Grace Minnesota

Letter to the President

How the president can help reduce teen homelessness because it is a big and overlooked problem our country faces.

Dear Mr. President,

It is estimated that there are 1.3 million homeless youth every night. Youth homelessness is one of the many overlooked problems our country faces. Homelessness can lead to a life full of many hardships. Teens facing homelessness are in danger of not receiving a good education or any education which leads to a hard time finding a job and many teens face complications when in search of finding a permanent or semi-permanent home until they get back on their feet. Also, many teens become homeless before or after foster care. Many of these problems that youth homeless face can be prevented or improved by us, but in order to make a significant change we need you as the President to make regulations, give funding and fix the problems beyond our capability.

Education is something that everyone needs in order to excel in the world. A child that misses out on an education is like a bird trying to fly without wings. According to the National Coalition of Homeless, 75% of homeless teens drop out of school. Education is closely related with jobs. Without an education in today's economy, it is hard to get a job that pays enough for a stable life. Homeless teens without a job have no way of making money to even have a shot at saving up for even the cheapest place to stay. First, the government should create easy access schools in areas where there is a high homeless population, in which homeless student can attend and get an education. The government should create a funding system for homeless teens in which they can apply to get money that can be used to get an education, a place to stay and a job. Education is a small piece to a larger puzzle. It is in a direct cordinance with homelessness and can play a big factor.

Homeless teens often are in search of a semi-permanent home to stay in while they find a way to get on their feet again and find a more permanent solution. Public housing and subsidized apartments are often a solution to this problem. This solution may seem like a easy and efficient process but in most cases, it is not. Teens that apply for a place in public housing are in competition with families in which their priority is almost always put below families. This significantly cuts down the number of places for homeless teens to stay. When there is not enough places to stay, it takes a significant amount of time for a spot to open up. In the article “Young Adults Seeking Public Housing? Good Luck.”, Ron Ashford, a director at the federal housing authority says “the waiting list can be up to ten years”. This problem can be solved by the government giving homeless organizations more funding to build more apartments and public housing to help reduce the number of homeless teens. Also the government can create regulations in which teens in need of a home aren't overlooked and their priority is the same as everyone else.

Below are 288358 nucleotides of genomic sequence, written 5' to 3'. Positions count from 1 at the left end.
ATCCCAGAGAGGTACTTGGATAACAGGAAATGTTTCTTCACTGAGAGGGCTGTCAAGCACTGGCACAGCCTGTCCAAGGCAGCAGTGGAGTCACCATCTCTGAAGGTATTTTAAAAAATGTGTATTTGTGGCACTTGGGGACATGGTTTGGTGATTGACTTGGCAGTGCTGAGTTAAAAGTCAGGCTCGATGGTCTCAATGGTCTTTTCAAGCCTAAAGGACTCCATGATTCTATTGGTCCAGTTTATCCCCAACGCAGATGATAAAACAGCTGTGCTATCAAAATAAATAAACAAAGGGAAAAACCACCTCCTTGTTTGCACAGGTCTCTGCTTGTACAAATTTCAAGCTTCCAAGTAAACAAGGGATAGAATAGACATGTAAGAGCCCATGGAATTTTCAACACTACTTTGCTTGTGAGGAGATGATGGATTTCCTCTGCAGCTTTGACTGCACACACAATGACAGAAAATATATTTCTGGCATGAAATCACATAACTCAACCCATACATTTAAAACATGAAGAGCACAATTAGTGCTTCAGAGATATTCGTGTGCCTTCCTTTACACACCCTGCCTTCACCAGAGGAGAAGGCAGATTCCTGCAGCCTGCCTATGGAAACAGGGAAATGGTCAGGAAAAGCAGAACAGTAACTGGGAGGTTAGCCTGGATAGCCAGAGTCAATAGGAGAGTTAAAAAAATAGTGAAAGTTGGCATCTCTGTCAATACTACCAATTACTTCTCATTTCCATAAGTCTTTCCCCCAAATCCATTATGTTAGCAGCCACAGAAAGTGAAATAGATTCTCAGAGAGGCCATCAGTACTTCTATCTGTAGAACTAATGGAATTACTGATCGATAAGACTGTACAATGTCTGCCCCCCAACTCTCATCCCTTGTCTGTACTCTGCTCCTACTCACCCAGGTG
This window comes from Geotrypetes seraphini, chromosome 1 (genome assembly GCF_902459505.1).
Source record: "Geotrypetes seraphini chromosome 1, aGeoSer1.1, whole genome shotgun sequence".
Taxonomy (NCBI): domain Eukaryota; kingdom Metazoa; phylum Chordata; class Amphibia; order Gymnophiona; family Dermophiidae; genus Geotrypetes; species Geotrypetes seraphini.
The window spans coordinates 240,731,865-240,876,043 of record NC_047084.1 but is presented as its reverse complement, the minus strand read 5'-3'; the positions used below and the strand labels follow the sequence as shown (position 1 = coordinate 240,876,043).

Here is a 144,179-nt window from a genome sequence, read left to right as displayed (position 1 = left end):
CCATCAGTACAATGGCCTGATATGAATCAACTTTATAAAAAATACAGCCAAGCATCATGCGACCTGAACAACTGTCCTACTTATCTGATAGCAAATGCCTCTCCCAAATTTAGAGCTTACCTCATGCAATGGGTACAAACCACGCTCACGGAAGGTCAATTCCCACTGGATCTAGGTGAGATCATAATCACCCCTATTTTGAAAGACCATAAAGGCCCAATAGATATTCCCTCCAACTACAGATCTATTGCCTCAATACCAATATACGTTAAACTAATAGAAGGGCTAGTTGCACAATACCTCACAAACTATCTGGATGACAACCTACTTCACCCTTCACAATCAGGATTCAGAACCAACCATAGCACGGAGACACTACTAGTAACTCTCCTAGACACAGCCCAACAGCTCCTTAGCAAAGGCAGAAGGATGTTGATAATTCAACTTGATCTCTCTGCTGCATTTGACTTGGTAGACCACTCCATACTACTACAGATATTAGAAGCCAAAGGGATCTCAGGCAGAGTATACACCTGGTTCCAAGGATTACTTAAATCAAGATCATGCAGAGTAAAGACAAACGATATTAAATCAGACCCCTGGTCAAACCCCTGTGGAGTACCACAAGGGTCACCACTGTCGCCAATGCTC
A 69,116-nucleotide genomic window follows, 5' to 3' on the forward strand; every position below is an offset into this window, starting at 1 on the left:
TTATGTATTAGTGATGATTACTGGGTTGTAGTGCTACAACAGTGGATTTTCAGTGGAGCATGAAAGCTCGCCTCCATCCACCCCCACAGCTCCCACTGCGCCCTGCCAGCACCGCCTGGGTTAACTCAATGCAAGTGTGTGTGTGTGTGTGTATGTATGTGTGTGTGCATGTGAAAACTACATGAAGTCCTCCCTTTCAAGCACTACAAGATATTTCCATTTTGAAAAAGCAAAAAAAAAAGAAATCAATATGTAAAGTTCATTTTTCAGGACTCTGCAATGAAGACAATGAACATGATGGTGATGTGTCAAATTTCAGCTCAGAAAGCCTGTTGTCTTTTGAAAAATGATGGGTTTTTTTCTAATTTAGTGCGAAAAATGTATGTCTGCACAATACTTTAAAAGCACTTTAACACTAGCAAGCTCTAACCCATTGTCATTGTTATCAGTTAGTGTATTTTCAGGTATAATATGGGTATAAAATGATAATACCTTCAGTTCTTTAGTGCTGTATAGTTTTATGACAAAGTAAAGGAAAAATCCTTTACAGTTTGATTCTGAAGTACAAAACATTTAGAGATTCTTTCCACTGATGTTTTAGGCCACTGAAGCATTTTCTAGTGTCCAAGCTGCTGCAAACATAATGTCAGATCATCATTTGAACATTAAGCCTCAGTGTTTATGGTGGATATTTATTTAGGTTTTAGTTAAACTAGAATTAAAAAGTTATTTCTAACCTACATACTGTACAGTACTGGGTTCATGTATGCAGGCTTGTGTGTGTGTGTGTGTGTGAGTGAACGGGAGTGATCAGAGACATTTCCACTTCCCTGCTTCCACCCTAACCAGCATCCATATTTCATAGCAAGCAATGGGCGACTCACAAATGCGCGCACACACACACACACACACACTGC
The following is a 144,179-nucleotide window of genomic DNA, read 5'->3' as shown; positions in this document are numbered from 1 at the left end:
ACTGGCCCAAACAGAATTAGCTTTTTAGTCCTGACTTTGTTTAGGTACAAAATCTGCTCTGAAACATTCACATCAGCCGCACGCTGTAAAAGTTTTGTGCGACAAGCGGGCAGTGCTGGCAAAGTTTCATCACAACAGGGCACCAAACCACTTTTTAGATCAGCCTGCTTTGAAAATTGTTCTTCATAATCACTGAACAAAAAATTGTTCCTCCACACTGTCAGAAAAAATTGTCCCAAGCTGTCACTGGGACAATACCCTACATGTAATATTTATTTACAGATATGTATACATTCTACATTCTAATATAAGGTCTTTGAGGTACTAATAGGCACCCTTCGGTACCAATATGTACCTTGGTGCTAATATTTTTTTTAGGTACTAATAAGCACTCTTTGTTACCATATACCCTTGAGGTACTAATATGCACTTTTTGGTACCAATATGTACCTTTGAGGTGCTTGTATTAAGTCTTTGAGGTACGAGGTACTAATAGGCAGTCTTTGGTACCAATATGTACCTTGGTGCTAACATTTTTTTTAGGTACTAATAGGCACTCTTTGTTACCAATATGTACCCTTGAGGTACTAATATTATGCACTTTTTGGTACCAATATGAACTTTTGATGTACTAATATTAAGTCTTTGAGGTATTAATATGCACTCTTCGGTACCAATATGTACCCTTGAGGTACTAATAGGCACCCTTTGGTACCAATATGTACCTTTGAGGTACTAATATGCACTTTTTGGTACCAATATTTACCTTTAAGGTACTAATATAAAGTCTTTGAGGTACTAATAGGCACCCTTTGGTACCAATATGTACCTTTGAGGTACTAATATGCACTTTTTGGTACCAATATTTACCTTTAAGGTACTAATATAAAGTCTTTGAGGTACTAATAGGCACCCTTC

One of the leading causes to teen homelessness is foster care. In the article titles “A Bill Of Rights For Foster Children”, it says “22,392 kids graduated from foster care in 2014 without a place to call home or people to live with.” That is a disturbing number. When kids are pulled from their homes because of neglect or abuse, we owe them a forever home. In most cases, government custody is a dead end in kids lives. They don't receive the love and care that is necessary to a happy life. When kids get put into a foster care that is not a suitable lifestyle they run from it and become homeless, thinking this will be a better way of life. Whether a kid just left foster care or is being taken from home they must be put in a more permanent situation and given a life that would mimic the life of a typical teenager in order to reduce teen homelessness. The government can do this by making sure that when kids are pulled from home, they go to a foster care in which they live a healthy and normal lifestyle. Also, the government can make a law that states in order for someone to leave foster care, they must have a place to call home that meets regulations.

Teen homelessness is a problem that needs to change. Greater, more effective actions need to be taken by the government. Homelessness is a problem that is solvable but it will take work. The majority of hardships that homeless teens face are problems that us, the people are causing. By the government giving funding to homeless organizations we can help to give homeless teens a piece of hope in a normal lifestyle. By the government creating regulations on foster homes we can help give them a sense of home away from home. This overlooked problem needs to be taking into further consideration and serious actions need to be taken to end teen homelessness.



Ryan, Kevin. “A Bill of Rights For Foster Children.”

The Huffington Post,*

Saturn, Kasey. “Young Adults Seeking Public Housing? Good Luck.”

Youth Radio,*